The equation used for predicting a growth curve is N=N0ekt. N equals thenumber of cells in the culture at some future point, N0 equals the initialnumber of cells in the culture, k is a growth rate constant defined as thenumber of population doublings per unit time, t is time and e is the exponentialnumber. The k value can be easily derived by knowing the number of cells in aexponentially growing population at two different times. K is determined usingthe equation k=(ln N-ln N0 )/t, where ln N is the natural log of the number ofcells at some time t, ln N0 is the natural log of the initial number of cellsand t is time. This equation allows one to calculate the numbers of cells in aculture at any given time. The reciprocal of k is the mean doubling time, inother words, the time required for the population to double, usually expressedas cells per unit volume. (Edick 61-62)Temperature is the most influential factor of growth in bacteria. Theoptimal temperature of E. coli is 37C, which was maintained throughout theexperiment. Aside from temperature, the pH of the organisms environment exertsthe greatest influence on its growth. The pH limits the activity of enzymeswith which an organism is able to synthesize new protoplasm. The optimum pH ofE coli growing in a culture at 37C is 6.0-7.0. It has a minimum pH level of 4.4and a maximum level of 9.0 required for growth. Bacteria obtains it nutrientsfor growth and division from their environment, thus any change in theconcentration of these nutrients would cause a change in the growth rate (Atlas330). Drugs/Antibiotics are another very common tool in molecular biology usedto inhibit a specific process. Chloramphenicol, used in this experiment,inhibits the assembly of new proteins, yet it has no effect on those proteinswhich already exist( ).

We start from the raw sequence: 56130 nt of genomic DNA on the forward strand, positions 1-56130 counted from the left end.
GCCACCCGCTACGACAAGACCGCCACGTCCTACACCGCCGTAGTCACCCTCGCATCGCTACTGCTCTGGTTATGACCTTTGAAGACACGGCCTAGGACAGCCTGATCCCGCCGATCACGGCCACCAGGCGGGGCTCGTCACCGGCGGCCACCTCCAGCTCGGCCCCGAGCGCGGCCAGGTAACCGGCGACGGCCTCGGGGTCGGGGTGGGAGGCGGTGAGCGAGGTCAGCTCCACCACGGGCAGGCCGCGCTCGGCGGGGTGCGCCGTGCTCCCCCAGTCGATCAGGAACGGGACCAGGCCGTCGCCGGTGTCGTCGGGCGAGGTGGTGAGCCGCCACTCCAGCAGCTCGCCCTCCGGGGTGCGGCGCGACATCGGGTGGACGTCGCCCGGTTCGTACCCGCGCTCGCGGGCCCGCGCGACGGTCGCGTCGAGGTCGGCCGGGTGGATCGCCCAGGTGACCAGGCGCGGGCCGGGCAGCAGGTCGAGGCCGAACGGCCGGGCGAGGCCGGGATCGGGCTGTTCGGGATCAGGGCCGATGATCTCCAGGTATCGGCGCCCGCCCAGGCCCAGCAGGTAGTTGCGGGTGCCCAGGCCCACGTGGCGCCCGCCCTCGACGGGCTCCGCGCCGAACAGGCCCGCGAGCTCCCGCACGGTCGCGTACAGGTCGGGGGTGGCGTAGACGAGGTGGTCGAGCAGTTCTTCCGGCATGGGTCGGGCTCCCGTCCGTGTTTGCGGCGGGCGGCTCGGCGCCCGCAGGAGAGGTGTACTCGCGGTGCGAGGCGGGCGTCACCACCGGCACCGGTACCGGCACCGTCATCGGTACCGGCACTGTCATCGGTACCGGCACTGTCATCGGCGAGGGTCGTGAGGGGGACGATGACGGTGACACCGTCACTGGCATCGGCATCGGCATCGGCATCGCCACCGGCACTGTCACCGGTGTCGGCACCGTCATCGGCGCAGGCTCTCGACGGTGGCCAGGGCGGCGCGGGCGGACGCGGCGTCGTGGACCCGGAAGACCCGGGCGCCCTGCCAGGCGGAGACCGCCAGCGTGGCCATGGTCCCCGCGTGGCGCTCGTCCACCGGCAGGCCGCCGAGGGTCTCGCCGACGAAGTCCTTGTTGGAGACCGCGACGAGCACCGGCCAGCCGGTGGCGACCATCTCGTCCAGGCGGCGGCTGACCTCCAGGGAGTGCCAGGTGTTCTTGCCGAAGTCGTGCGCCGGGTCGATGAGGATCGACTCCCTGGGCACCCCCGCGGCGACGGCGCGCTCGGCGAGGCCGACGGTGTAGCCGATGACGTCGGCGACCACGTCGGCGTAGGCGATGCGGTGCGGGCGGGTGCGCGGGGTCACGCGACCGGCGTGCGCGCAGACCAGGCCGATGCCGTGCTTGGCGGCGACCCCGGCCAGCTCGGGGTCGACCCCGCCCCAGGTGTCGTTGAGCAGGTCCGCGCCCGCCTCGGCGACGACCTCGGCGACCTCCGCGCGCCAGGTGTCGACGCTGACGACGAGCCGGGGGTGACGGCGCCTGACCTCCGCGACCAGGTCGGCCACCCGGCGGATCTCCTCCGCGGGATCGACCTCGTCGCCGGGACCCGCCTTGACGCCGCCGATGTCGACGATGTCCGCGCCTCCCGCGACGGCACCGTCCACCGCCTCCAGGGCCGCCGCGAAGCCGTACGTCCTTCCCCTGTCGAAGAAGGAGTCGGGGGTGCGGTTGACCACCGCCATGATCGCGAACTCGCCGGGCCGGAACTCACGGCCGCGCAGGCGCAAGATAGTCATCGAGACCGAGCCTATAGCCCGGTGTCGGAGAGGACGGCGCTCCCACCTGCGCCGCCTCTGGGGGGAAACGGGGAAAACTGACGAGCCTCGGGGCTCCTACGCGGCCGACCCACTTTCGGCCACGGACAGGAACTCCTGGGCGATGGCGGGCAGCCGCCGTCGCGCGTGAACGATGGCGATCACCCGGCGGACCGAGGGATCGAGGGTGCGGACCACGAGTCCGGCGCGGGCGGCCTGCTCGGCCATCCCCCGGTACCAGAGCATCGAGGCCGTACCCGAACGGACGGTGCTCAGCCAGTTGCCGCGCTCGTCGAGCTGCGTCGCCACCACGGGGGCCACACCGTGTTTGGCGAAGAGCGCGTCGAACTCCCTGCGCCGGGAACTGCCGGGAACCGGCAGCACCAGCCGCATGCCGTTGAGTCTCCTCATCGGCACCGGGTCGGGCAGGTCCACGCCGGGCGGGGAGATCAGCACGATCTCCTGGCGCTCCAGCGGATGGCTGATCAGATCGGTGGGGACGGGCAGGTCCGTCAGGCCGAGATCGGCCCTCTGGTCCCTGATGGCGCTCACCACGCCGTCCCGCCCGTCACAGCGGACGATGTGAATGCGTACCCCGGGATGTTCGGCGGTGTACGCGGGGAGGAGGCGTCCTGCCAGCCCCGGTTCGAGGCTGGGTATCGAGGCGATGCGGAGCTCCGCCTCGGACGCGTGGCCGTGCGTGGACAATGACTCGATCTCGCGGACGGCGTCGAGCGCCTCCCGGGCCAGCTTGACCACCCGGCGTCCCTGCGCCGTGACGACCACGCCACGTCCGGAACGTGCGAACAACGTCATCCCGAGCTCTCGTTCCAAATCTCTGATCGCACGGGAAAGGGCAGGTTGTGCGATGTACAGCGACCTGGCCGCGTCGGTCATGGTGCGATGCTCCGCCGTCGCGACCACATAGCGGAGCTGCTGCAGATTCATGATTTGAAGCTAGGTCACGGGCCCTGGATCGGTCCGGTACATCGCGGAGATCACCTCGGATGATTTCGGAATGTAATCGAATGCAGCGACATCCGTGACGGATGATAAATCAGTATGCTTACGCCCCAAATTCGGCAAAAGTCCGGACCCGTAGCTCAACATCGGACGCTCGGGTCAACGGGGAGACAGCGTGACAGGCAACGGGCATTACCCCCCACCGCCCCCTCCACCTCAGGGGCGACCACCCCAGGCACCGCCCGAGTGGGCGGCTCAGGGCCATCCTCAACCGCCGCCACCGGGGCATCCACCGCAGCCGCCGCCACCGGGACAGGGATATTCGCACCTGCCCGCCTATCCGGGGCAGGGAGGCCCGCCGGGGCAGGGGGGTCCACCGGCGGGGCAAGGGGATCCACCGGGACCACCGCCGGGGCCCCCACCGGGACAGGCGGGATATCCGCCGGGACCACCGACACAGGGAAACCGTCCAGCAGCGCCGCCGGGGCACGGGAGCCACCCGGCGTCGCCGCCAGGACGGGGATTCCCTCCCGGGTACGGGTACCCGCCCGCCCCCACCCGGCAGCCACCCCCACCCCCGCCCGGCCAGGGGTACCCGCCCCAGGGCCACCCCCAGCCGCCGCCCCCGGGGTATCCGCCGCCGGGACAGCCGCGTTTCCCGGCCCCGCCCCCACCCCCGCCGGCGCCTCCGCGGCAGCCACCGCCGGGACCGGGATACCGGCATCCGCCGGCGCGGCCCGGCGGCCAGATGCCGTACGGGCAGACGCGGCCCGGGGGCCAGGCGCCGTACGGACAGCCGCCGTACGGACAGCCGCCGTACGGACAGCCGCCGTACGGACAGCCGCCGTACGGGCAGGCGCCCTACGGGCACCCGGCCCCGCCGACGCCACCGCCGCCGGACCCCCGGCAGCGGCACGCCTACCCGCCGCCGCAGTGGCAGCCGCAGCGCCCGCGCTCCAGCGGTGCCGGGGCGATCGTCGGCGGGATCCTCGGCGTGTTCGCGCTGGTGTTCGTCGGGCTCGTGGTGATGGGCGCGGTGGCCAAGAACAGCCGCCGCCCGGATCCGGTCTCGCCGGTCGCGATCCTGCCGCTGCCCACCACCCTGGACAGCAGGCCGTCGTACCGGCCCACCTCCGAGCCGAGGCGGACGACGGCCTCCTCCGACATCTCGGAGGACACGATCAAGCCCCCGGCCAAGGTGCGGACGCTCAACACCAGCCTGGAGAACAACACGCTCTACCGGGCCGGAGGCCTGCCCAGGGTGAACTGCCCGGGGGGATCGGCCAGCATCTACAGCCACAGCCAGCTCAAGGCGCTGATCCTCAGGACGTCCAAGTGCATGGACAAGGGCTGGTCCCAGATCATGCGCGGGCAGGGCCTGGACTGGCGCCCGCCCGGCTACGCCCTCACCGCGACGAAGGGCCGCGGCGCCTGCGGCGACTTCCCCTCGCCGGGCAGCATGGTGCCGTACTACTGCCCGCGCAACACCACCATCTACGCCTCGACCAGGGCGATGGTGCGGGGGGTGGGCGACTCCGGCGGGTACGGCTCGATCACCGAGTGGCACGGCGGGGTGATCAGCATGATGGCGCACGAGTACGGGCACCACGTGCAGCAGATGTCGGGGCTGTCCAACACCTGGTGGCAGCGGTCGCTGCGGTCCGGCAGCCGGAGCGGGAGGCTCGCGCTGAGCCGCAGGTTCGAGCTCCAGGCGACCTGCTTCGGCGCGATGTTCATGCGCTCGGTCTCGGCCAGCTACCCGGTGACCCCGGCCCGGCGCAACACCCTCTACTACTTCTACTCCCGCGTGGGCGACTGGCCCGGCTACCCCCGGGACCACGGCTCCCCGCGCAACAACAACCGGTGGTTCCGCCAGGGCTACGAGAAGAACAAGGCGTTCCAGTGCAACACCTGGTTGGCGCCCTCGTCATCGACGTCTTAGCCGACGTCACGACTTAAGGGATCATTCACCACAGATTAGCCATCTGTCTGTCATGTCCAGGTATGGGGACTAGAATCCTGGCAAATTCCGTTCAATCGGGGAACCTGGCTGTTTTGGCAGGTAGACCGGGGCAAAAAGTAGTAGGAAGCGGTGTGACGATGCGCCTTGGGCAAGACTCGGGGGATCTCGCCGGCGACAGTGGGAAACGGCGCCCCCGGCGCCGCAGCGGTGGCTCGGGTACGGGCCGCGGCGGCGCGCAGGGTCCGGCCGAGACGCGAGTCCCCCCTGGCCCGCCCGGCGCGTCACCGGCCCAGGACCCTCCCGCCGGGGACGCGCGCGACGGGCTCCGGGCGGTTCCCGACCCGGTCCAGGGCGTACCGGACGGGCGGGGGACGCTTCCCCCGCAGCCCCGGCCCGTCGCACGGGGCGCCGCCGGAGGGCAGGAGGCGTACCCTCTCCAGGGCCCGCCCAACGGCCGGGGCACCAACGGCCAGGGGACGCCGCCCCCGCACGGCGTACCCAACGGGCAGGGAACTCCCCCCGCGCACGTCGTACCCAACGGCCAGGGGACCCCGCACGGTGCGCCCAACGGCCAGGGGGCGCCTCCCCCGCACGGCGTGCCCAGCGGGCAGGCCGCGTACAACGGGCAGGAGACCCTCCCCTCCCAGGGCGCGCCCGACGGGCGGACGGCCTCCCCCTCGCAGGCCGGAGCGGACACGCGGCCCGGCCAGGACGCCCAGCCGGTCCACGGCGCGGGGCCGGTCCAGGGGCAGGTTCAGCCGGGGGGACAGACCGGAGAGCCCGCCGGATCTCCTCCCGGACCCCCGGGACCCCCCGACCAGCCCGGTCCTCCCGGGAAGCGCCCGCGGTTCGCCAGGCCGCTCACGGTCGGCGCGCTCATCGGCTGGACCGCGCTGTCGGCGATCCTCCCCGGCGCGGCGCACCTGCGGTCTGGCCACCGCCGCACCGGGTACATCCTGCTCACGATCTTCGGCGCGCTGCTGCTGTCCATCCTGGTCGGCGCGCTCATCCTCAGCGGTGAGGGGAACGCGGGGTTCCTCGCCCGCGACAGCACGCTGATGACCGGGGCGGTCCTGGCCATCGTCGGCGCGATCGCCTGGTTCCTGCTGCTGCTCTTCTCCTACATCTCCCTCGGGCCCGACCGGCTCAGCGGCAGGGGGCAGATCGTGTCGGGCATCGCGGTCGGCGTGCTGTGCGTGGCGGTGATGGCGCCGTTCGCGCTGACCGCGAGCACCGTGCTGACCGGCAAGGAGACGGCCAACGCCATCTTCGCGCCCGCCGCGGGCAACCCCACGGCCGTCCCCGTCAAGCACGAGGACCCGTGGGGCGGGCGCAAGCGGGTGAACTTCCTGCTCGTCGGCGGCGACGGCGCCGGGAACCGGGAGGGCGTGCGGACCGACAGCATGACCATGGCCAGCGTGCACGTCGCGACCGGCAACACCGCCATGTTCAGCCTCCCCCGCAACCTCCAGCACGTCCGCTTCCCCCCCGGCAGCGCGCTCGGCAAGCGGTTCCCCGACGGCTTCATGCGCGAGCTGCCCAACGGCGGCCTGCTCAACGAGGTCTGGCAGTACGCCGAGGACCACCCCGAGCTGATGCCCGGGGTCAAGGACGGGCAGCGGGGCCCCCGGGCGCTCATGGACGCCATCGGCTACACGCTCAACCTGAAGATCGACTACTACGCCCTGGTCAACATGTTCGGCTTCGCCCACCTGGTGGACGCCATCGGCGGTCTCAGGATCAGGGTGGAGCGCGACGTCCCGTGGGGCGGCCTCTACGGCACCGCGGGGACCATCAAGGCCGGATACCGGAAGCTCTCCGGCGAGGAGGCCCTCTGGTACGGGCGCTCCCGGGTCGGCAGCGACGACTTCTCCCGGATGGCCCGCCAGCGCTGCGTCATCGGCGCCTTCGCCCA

The growth dynamics of E.coli were evaluated in individual media trials.
By using only one variable the results can be directly correlated to thatparticular variable. For example in this experiment the temperature was heldat a constant 37C, and the variables were the broths which the E. coli wereusing to grow. The k values needed to be determined in order to provide anaccurate projection of cell growth, by providing a constant initial cell count.
The purpose of this experiment was to determine the effects of varying media,and compare which media produces the maximum number of cells per unit time.
Methods and MaterialsThe initial step of this experiment was to establish a control of E.coliin a nutrient broth with a concentration designated as 1.0. A variety of mediawere established, there were nutrient broths with concentrations of 0.5x and2.0x, nutrient broths with additional an 5.0mM of glucose and another with5.0mM lactose. There were also nutrient broths of varying pH levels: 6.0, 7.0,and 8.0. The last of the medium contained drugs/antibiotics, a very common toolin molecular biology used to inhibit a specific process, chloramphenicol200mg/ml. Each solution had a corresponding blank used to zero thespectrophotometer. These blank consisted of the medium before inoculation with E.
coli. Beginning with approximately 50 ml of each of these inoculated solutions,3.0 ml of each was pipetted out and placed into a cuvet, if care is used, tospeed up this process, the sample may be poured into the cuvet. After thealiquots of each sample had been transferred to a cuvet the OD was measured at600nm. The solutions were then placed in an incubator or water bath with forks,to maintain a constant temperature of 37 degrees Celsius. Every 15 minutesthereafter for a 150 minute time period 3.0 ml of each solution was removed andthe OD600 was measured and recorded. The samples are not to remain out of thewater bath for an extended period of time. If a spectrophotometer was notavailable the sample was placed in an ice bath, the cells were chilled in 2-3minutes and thus no grow could occur. However all moisture was wiped off theoutside of the cuvet with a Kimwipe before placing it in the spectrophotometer,as water will cause serious damage to the instrument. To prevent cells fromsettling at the bottom of the cuvet, the samples were gently swirled to ensurethat the cells are evenly distributed throughout the cuvet, then the reading wastaken as quickly as possible.